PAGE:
by Antonina Zhelyazkova

The Islamisation of the Albanians and its impact on the Albanian religious identity... (8)

St. Skendi, who has studied Crypto-Christianity, considers that fear of persecution was by no means a reason for the conversion of Albanians to Islam and the emergence of dual faith. They were rather led by their wish to evade paying per capita tax and benefit from proselytism, namely - to be given a post in the military administrative hierarchy of the Ottoman state.73  Indeed, from the middle of the 17th century the Sublime Porte found out the only measure by which to punish the insurgent Albanians - through a drastic increase in taxes. If the tax levied on the Christians in the Albanian communities in the 16th century amounted to about 45 akçes, in the middle of the 17th century it ran up to 780 akçes a year. In order to save the clans from hunger and ruin, the Albanian elders advised the people in the villages to adopt Islam. Nevertheless, the willingness of the Gegs to support the campaigns of the Catholic West against the Empire, did not abate. In his report to Cardinal Gozzadino, the Albanian bishop and writer Pjetër Budi informed in 1621 that scores of men in Albania, Christians, but also Muslims, were ready to take arms, given the smallest help from the Catholic West. 

In this context, the motives for the complex dual religious identity of the Albanians become clear. Emblematic is the case of the Crypto-Christians inhabiting the inaccessible geographical areas around Berat, Shpat and Gnjilane (Alb. Gjilan). Undisturbed by the Ottoman authorities, the people from Shpat and four villages near Gnjilane maintained for a long time their religiously dualised existence. The central power came to know about them only in 1846, and by chance, when two recruits from these parts declared they were actually Christians, hence could not serve in the Ottoman army. The Sublime Porte conducted an inquiry and then, forced by circumstances, the local people, guided by their priest Antonio Markovi?, openly declared themselves to be Christians. Those who survived the ensuing repression were exiled to Asia Minor. As for the Crypto-Christians from Shpat, some five thousand people, they were able to revert to the Orthodox faith, without risking their lives, only in 1897.74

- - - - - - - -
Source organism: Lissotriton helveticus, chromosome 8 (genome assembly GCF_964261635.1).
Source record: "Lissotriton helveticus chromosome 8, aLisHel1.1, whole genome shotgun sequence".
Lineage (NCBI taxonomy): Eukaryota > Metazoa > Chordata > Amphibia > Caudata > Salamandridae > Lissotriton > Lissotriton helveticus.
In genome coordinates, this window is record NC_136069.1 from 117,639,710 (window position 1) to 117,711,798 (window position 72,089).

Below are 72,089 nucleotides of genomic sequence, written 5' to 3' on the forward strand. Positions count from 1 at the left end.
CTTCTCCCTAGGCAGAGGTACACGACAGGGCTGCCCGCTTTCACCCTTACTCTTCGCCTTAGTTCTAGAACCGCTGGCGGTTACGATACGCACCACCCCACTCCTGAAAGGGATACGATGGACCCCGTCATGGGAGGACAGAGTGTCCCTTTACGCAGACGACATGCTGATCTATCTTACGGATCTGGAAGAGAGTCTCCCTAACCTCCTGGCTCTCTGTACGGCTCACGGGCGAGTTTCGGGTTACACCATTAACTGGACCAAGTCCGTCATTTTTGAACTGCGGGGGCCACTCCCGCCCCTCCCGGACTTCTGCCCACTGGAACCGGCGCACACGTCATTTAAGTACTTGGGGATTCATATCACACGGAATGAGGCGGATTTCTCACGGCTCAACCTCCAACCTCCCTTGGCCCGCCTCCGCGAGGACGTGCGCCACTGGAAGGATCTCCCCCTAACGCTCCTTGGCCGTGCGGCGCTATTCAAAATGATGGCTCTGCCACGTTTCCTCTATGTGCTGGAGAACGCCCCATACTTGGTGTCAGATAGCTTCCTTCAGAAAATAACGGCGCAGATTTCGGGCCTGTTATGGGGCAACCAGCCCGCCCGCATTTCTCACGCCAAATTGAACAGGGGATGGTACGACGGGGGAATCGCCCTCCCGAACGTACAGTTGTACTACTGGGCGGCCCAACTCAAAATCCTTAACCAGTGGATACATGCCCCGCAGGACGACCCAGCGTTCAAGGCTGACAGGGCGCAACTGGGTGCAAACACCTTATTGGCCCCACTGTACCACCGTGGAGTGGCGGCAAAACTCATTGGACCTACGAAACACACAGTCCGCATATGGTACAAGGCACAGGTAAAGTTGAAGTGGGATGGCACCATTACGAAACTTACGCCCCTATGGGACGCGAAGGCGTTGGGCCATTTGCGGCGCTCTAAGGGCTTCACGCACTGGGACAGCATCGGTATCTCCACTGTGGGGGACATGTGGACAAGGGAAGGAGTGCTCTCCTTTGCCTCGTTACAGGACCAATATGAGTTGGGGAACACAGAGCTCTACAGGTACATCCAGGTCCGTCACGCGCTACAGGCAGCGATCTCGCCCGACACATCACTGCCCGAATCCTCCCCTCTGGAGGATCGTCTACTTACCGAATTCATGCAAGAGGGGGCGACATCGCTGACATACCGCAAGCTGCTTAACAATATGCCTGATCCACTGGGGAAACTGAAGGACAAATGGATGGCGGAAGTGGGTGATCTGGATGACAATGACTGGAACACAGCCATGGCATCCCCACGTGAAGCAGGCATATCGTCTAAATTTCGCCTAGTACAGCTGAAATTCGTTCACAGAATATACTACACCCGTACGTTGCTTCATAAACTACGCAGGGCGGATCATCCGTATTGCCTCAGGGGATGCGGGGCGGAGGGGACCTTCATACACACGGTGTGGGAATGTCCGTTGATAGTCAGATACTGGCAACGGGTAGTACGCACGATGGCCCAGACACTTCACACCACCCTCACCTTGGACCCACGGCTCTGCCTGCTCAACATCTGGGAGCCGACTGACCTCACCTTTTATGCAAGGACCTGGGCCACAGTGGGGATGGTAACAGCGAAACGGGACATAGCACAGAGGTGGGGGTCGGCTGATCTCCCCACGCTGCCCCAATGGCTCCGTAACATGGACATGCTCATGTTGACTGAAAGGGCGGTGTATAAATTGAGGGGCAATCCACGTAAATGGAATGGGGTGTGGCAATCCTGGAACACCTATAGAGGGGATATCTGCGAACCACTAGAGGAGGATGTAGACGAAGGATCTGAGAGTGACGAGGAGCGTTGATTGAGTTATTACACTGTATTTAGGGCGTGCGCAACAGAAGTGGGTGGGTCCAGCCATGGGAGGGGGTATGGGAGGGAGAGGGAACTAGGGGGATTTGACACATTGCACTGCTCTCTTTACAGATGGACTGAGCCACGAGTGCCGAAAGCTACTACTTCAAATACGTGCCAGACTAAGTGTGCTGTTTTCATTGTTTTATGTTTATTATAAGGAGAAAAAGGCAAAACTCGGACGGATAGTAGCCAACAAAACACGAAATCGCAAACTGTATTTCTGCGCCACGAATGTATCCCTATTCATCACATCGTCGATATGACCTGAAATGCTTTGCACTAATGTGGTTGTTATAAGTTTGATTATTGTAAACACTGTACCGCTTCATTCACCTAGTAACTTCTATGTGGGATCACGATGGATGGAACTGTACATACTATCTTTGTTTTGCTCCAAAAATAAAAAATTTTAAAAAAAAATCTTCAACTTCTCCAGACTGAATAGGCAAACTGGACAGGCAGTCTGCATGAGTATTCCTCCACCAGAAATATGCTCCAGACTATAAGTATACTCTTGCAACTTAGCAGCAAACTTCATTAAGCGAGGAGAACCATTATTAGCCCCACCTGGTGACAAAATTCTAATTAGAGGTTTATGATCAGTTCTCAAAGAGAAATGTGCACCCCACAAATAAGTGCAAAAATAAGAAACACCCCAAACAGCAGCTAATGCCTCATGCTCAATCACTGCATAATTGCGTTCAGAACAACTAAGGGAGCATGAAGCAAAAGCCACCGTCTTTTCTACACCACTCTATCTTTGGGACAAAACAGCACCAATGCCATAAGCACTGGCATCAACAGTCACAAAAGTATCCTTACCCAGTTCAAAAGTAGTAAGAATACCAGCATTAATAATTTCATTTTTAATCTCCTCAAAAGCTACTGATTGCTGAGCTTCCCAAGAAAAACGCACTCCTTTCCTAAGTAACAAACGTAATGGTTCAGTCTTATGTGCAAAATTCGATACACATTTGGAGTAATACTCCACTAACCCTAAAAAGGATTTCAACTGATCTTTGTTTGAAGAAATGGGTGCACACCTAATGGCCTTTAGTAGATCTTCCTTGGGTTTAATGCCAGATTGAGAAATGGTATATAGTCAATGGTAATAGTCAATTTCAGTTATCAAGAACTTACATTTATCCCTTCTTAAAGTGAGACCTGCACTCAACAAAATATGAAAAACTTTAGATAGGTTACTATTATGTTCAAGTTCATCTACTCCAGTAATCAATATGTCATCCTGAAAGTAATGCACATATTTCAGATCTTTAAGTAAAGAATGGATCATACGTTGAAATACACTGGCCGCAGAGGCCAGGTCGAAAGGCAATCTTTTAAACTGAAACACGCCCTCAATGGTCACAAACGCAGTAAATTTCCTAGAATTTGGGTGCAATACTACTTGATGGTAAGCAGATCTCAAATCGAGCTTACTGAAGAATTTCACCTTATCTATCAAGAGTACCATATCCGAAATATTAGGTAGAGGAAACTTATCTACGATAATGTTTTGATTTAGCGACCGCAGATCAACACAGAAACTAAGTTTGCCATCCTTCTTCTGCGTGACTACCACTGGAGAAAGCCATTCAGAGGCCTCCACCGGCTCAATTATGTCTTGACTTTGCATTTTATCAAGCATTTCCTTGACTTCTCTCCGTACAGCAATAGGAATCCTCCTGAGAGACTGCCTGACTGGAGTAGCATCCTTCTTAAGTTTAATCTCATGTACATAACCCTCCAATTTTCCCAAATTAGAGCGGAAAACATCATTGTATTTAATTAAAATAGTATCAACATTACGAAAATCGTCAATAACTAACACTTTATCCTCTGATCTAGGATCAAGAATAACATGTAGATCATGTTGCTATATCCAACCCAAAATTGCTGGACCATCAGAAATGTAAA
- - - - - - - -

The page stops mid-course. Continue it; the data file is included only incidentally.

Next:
A fairly accurate picture of religious self-awareness in Albania is presented by the general consul of Belgium in Thessaloniki in 1888. According to his statistics, the proportion of religious believers in Albania was the following: Geg Muslims (Northern Albania) - 370,000 people, Tosk Muslims (Southern Albania) - 250,000, Catholics - 253,000, and Orthodox Christians - 150,000.75  In fact, there probably are some incorrect data in this statistics, because in the beginning of the 20th century the Muslims constituted 70 per cent, the Orthodox Albanians - around 20 per cent, and the Catholics - 10 per cent of the total population.76  According to the latest census held in April 1989, the population of Albania is 3 182, 417 persons, the same proportions of Muslims, Orthodox Christians and Catholics being revealed. With reference to Albanians' religious indifference, E. Biberaj points out that Albanians favour their ethnic-national identification, rather than their religious one. The modern Albanian is often heard saying: "The religion of the Albanians is Albanian-ness."77

73 Skendi, St. Balkan cultural studies. New York, 1980, pp. 241-246.
74 Bartl, P. Op. cit., p. 120.
75 Steen de Jehay,Cont F. van Den. De la situation l?gale des sujets ottomans non-musulmans. Societ? Belge de Librairie, Bruxelles, 1906, p. 419.
76 Pano, N. The process of democratization in Albania. -In: Politics, power, and the struggle for democracy in South-East Europe, ed. by K. Dawisha and B. Parrott. Cambridge University Press, Cambridge, 1997, p. 287.
77 Biberaj, E. Albania - A Socialist Maverick. Westview Press, Oxford, 1998, p. 10.